Sunday, December 13, 2009

Doin's on the Ranch

Today the temps were up around 30. Our little hill gets colder in winter and cooler in summer. We also get every bit of the nasty wind- which is why my garden is never nice. No wind break in the high-desert. At least it's not 2 degrees, or 0, which it had been the week before. Too cold, and too stressful on the animals and us. Frozen pipes, carrying hot water from the kitchen to the barn...ugh.

I'm going back to a high- raw diet. I have been feeling so sick and sluggish again with all the holiday food that it's just like toxins are oozing from me. I hate that feeling, and do so much better on mostly raw.

Today after church and the glorious "Sunday nap" while the boys watch football, was chore time in the barn. We needed to fill up the big heated water barrel standing inside the barn for the dairy goat's water, as well as unload all the feed we got today after Church at the feed co-op.  A bag of 14% all breed grain, one Puina Goat Chow 16% protein, 40lbs of farm cat, and about 40 lbs. of a good dog food for the outside dogs.

Doug brought my black and white Nibian buck, Barbosa, up to the barn from his "rut pen" (the pen he stays in when he's in rut) as I noticed he was down on his hocks. I felt so bad, becasue I haven't had Doug around to help trim this poor boy's feet, and Taylor isn't strong enough to hold him (or maybe determined enough?). So, Doug put him in the stanchion, and I trimmed his overgrown feet. Then he got a Bo Se shot, as did Handsome Rob, my other Nubian buck. We rigged the big pen Rob has been in so the door stays open for the two bucks but the horses can't access it. This way the Nubian bucks have ten acres to roam again now that breeding season is pretty well over, but still have shelter and their own hay and water apart from the horses. I like for them to be able to get browse and walk up and down the steep hills to build muscle.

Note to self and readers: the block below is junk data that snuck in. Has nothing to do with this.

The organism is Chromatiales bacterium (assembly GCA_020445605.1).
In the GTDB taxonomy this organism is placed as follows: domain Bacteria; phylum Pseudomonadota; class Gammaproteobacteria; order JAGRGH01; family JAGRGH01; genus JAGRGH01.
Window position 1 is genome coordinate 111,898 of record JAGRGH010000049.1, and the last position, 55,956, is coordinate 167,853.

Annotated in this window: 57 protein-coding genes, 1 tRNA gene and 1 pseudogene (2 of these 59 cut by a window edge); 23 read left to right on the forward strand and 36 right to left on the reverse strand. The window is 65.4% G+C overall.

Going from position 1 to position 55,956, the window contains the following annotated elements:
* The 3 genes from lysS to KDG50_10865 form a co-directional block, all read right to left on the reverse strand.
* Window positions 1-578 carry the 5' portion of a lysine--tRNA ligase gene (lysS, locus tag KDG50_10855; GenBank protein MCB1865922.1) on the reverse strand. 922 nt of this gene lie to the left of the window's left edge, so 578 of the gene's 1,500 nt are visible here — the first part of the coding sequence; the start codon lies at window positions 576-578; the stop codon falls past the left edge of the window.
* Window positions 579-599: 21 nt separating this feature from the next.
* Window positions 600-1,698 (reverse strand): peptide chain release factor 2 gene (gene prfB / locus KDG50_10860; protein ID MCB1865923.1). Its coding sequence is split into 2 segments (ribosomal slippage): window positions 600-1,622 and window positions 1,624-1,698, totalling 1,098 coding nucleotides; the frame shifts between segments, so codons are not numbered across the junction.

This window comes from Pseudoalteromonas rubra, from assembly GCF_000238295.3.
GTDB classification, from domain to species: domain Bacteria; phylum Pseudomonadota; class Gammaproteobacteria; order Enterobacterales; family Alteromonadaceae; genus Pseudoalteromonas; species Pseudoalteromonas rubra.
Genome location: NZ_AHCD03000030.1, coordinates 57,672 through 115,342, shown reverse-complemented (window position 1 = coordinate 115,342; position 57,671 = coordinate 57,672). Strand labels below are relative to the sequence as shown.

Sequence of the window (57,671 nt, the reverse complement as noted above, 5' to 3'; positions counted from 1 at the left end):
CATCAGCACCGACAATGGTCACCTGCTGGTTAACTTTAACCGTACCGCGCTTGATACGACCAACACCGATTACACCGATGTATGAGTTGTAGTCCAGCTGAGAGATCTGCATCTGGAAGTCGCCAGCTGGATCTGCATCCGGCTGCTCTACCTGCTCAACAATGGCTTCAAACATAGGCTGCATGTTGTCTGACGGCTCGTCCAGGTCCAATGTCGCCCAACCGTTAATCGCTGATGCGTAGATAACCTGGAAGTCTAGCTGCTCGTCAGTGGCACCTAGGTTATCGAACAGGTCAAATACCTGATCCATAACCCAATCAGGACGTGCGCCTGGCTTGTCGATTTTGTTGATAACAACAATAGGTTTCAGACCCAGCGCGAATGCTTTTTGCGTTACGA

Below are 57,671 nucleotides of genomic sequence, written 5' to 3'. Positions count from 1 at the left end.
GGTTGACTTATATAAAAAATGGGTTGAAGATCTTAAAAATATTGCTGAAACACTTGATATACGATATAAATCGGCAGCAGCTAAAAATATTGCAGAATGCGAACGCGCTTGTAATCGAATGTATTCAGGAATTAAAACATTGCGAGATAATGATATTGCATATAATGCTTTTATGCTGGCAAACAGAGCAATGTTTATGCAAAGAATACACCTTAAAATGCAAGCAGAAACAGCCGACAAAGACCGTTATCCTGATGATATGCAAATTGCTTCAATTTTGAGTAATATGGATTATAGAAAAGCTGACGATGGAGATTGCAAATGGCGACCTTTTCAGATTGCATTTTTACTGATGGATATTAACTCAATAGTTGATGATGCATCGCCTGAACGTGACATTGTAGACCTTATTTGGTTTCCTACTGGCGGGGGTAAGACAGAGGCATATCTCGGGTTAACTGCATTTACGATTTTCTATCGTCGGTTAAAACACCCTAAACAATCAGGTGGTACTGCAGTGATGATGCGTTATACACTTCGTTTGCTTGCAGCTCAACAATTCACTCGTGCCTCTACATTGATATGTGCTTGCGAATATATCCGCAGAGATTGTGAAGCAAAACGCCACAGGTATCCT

It's been so cold we barely get any eggs from my hens anymore. The neighbor dog killed about 20 or more heritage breed hens and 3 or 4 turkeys. Needless to say, though the neighbor didn't care about my hens, or one of his dogs after it got shot on my property, he did care when one of the dead hens was nailed to his front door and the sheriff paid him a call. Now the rest of my hens are safe, and the neighbor has changed his mind about being responsible for one's dogs. Packing dogs are worse, in my opinion, than coyotes.

After trimming Barbosa's feet and brushing him out, I got Ethel, my new American Nubian doeling up on the stanchion and trimmed her overgrown feet. I just got her about a week ago, so this time I couldn't take the blame. Usually I am diligent about the goat's care, because there is a promise in the Bible in Proverbs 27 about being diligent to know the state of your flocks and herds...they will provide food and extra money. I believe it! God has always been faithful to His Word and I reap the blessings when I'm faithful to it too.

Ethel isn't so friendly, the little rat, but I hope that will change with time. She isn't lonely anymore at least, and pals around my my little Camanna Nigerian buckling. Hoping those two will breed eventually, as I'd like a little Nubian, Nigerian cross buck kid to breed to my little Lola and Gina. Those two rascals are a month old now and I adore them. personality plus!

On a more serious note, the barn almost burned down the other morning...G. was first out ot the barn and found that a heat lamp in with the little girls had come apart at the metal clip and fallen in the hay pile where the girls usually sleep. Oh my! She unplugged it, but didn't tell anyone, so when I came in to milk and smelled smoke I freaked out. The smell was extreme, and filled the whole barn. I found a pile of smouldering hay and had to pour water on it and get that stall raked out. I was a bit furious with G. and mostly grateful to the Lord that He had protected my goats and barn. I really adore my goat family and losing them in a fire would be a devastation not easy to get over.

I'm still milking, and even though Lucy is only getting milked once a day, in the morning, she is still giving me a little over a quart a day...just enough for a glass for one of the kiddos and to keep the kefir going for Doug and I. Oh yes, and of course for my morning decaf coffee.

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